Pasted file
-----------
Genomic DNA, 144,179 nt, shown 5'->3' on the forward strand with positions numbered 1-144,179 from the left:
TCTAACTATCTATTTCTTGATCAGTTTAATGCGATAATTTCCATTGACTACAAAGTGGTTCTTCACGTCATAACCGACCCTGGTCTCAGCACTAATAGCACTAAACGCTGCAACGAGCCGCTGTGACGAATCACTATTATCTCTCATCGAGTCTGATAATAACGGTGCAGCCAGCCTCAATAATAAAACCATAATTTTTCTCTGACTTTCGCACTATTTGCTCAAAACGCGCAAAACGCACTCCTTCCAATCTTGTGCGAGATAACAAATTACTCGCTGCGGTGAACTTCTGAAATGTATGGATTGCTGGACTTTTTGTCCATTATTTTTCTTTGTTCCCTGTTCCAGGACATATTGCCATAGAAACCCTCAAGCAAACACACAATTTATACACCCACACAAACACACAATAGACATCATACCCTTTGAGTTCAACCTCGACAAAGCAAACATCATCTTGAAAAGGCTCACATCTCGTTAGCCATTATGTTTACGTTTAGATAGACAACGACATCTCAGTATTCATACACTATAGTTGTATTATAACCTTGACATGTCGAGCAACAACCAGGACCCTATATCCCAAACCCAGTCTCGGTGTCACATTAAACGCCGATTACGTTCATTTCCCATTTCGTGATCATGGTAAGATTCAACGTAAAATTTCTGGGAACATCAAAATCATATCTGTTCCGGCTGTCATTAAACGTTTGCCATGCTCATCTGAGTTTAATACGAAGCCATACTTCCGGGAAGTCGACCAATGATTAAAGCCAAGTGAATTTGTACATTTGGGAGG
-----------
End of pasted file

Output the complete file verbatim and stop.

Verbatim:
Genomic DNA, 144,179 nt, shown 5'->3' on the forward strand with positions numbered 1-144,179 from the left:
TCTAACTATCTATTTCTTGATCAGTTTAATGCGATAATTTCCATTGACTACAAAGTGGTTCTTCACGTCATAACCGACCCTGGTCTCAGCACTAATAGCACTAAACGCTGCAACGAGCCGCTGTGACGAATCACTATTATCTCTCATCGAGTCTGATAATAACGGTGCAGCCAGCCTCAATAATAAAACCATAATTTTTCTCTGACTTTCGCACTATTTGCTCAAAACGCGCAAAACGCACTCCTTCCAATCTTGTGCGAGATAACAAATTACTCGCTGCGGTGAACTTCTGAAATGTATGGATTGCTGGACTTTTTGTCCATTATTTTTCTTTGTTCCCTGTTCCAGGACATATTGCCATAGAAACCCTCAAGCAAACACACAATTTATACACCCACACAAACACACAATAGACATCATACCCTTTGAGTTCAACCTCGACAAAGCAAACATCATCTTGAAAAGGCTCACATCTCGTTAGCCATTATGTTTACGTTTAGATAGACAACGACATCTCAGTATTCATACACTATAGTTGTATTATAACCTTGACATGTCGAGCAACAACCAGGACCCTATATCCCAAACCCAGTCTCGGTGTCACATTAAACGCCGATTACGTTCATTTCCCATTTCGTGATCATGGTAAGATTCAACGTAAAATTTCTGGGAACATCAAAATCATATCTGTTCCGGCTGTCATTAAACGTTTGCCATGCTCATCTGAGTTTAATACGAAGCCATACTTCCGGGAAGTCGACCAATGATTAAAGCCAAGTGAATTTGTACATTTGGGAGG